Once again, you are not limited to the above chords and are always open to use other chords in the family and enjoy the diversity of this mode. Always use chords in a way that allows to first establishing the sound of a particular mode and then incorporating other chords along the way as you progress in your instrumental.

Famous Compositions in Phrygian

The Phrygian mode is a dark sounding mode and you can see many examples in classical music but following are some of the famous tracks in this mode;

  • Steve Vai – Building the church (Main melody)
  • Al Di Meola – Race with devil on Spanish highway
  • Joe Satriani – War
  • The Doors – Not to touch this earth

Once you have listened to the above tracks, it is better to practice covering some licks from these so that you develop a better understanding of how this mode can actually be used in your pieces.

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Ahmed is a regular contributor to GuitarChords 247 and brings you in-depth guitar lessons and music theory.
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1 comment

  • Hey Ahmed, you explain well. One caveat though that you might take note:

    Saying that the Phrygian modal scale in the key of C Major has four flat notes isn’t quite right. There are no accidentals in the key of C Major. That is, there are no flats nor are there sharps. Since every modal scale consists solely of the same tones as the natural scale of a major key, and the key of C Major consists of C, D, E, F, G, A, B, C’, it cannot be said that the Phrygian modal scale has flats.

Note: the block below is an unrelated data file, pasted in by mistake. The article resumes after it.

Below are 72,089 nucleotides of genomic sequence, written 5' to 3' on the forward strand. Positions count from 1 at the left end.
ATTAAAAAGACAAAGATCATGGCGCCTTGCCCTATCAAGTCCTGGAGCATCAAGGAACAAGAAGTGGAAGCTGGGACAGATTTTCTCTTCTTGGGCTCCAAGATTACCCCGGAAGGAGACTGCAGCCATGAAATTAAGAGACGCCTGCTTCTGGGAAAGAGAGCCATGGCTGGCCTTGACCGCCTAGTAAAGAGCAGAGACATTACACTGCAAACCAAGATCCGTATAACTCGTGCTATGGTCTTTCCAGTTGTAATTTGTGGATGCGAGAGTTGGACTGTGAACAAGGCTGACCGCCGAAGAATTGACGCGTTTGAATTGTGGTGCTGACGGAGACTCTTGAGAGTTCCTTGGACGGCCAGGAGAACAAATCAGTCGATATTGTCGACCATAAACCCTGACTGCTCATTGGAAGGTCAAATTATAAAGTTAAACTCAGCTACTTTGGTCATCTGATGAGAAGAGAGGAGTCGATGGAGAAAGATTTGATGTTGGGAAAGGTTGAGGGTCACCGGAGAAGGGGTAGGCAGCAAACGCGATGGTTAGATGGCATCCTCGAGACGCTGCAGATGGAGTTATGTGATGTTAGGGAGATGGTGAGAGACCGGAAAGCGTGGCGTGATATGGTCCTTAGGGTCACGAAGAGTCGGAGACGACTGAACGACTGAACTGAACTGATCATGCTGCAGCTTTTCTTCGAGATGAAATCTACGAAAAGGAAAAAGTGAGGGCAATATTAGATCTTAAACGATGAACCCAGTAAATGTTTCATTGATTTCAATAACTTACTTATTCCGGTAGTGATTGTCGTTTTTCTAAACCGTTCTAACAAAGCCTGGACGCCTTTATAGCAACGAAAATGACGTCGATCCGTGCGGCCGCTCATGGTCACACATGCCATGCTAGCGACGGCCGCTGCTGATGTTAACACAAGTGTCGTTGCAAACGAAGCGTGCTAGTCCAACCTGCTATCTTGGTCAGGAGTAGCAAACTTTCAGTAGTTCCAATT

Within the E-root modal scale (aka Phrygian mode) of the key of C Major, there are four intervals with minor names: minor 2nd, minor 3rd, minor 6th and minor 7th. In our 12-tone music, those intervals are one, three, eight and ten tones (half steps) away from the E-root.

    What yields pleasing psychological effects is the size of the intervals between successive tones. If one plays E to F and then F to G, though the interval between E and F is a minor second, the interval between F and G is a major 2nd, even though the interval between the E and the G is minor 3rd. Anyone listening never experiences the effects of that latter interval when the run gets played as E, F, G in Phrygian mode.

    Let us take another example, this time a key with accidentals, Eb major.

    Any major key consists of tones from intervals that get named perfect and major. So in the key of Eb major, the tones are: Eb, F, G, Ab, Bb, C, D, Eb’. We should see at once that the key of Eb has three flats: Eb, Ab, Bb.

    The G-root modal scale, also known as the Phrygian modal scale for the key of Eb Major has the same minor intervals as the Phrygian modal scale for the key of C Major: minor 2nd, minor 3rd, minor 6th and minor7th. The corresponding tones to those intervals are: Ab, Bb, Eb ad F.

    Even though the key of Eb Major has flats, it is not those flats which cause the psychological effect when starting a G-root modal scale, it is the tone differences as measured by intervals played from the G as well the tones in relation to each other that yields the effect.